When I started working in SMA, I jokingly referred to the project as “The Old Gringos.” That was before I hit the field for the first time and realize that the expat community consisted of a variety of age groups, and not necessarily all were retired.
Earlier today I received this comment about the show:
It was only mentioned in passing on the show but I was wondering if you would have any information on how many young individuals (couples) (20-40)are moving to Mexico. Is there a community in SMA, and are many people coming with young children? Do you know of any other cities (except for Gdl and D.F) which are seeing the immigration on younger peoples from the North? Are there jobs available for academics in smaller cities?
My fiance is Mexican ( I met him in Mexico 6 years ago) and we have been living in Canada for the past two years. I hold a MSc from Mcgill University in Montreal and did my research in Latin America.
I have lots of friends abroad and in Mexico but am curious to know if many couples from Canada and the US have made the move and how there children manage with such things schooling in the public school system?
(It is hard to leave family isn’t it?)
This is a good question. I have not done research in other Mexican cities yet, but I know of a few places where expat immigration is common, even younger expats. The first is the city of Puebla and the nearby village of Cholula are another place (and both are among my favorite places in Mexico). Cholula is the home of the Universidad de las Americas (UDLA), a bilingual university that has a substantial number of expat faculty. If you are an academic, UDLA would be a good place to start looking for a position.
If you are thinking about making the move south, I would strongly suggest that you take an extended vacation to the place(s) you are considering first. If you and your kids speak Spanish, there are many good options available to you, especially larger cities that have more educational and job opportunities. SMA does have a good elementary school system, but parents were pretty honest about the fact that they know there are trade-offs raising kids in Mexico. They are bilingual and grow up in a supportive, friendly environment. But they will not get the same types of educational opportunities (i.e., fewer computer classes), but that is not to say that the educational opportunities are inferior. They will be different, but I have yet to meet an expat family that regrets their move to SMA.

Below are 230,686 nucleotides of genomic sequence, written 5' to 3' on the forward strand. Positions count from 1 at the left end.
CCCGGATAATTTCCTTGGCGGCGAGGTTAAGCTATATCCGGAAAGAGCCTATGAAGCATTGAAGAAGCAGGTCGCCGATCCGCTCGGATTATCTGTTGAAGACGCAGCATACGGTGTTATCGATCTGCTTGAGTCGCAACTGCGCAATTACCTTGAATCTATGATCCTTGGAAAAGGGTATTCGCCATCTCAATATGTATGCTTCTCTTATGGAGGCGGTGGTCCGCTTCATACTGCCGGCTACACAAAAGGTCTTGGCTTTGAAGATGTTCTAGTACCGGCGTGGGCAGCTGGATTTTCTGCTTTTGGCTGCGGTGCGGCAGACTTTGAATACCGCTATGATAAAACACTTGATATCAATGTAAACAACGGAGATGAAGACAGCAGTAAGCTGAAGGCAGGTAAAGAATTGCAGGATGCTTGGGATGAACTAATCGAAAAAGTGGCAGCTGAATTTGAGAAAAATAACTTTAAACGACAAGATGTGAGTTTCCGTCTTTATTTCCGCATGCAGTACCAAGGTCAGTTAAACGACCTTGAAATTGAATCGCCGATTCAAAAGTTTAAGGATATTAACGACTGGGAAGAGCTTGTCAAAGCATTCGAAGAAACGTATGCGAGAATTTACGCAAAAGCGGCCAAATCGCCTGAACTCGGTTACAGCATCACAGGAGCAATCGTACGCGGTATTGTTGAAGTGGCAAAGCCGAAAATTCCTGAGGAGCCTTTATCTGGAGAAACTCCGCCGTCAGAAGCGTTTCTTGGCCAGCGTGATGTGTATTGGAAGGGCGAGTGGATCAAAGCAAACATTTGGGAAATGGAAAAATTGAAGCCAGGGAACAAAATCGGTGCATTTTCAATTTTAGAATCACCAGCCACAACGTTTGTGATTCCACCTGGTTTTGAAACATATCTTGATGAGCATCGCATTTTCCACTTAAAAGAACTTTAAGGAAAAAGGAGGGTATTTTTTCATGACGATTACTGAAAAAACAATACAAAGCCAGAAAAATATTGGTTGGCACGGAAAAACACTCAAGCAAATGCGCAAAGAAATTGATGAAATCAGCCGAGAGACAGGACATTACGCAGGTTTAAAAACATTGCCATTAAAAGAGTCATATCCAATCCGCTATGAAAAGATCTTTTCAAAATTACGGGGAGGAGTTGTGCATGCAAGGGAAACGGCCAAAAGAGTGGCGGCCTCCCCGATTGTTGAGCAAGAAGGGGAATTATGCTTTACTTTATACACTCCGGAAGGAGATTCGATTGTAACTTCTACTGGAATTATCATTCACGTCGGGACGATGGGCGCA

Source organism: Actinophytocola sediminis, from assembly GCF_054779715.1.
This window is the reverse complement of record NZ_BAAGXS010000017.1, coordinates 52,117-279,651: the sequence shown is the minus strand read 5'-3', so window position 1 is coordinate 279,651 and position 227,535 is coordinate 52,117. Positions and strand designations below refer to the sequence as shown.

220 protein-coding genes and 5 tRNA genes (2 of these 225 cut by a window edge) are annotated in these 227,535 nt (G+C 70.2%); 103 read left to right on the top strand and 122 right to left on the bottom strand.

One thing that really bothered me is the fact that you really have very little time to make a point on a program like this. I guess this is why the “sound-bite” is so essential. One thing I would have liked to discuss is how easy it is to develop friends and social networks among expats. True, it would be difficult to leave one’s family and friends in the U.S., but as I’ve mentioned here before, many expats in SMA see their friends as pseudo-family. I cannot tell you how many times older expats have talked about the care and support they receive from others in the community. So in a way, the network can mitigate the difficulty of being away from one’s extended family.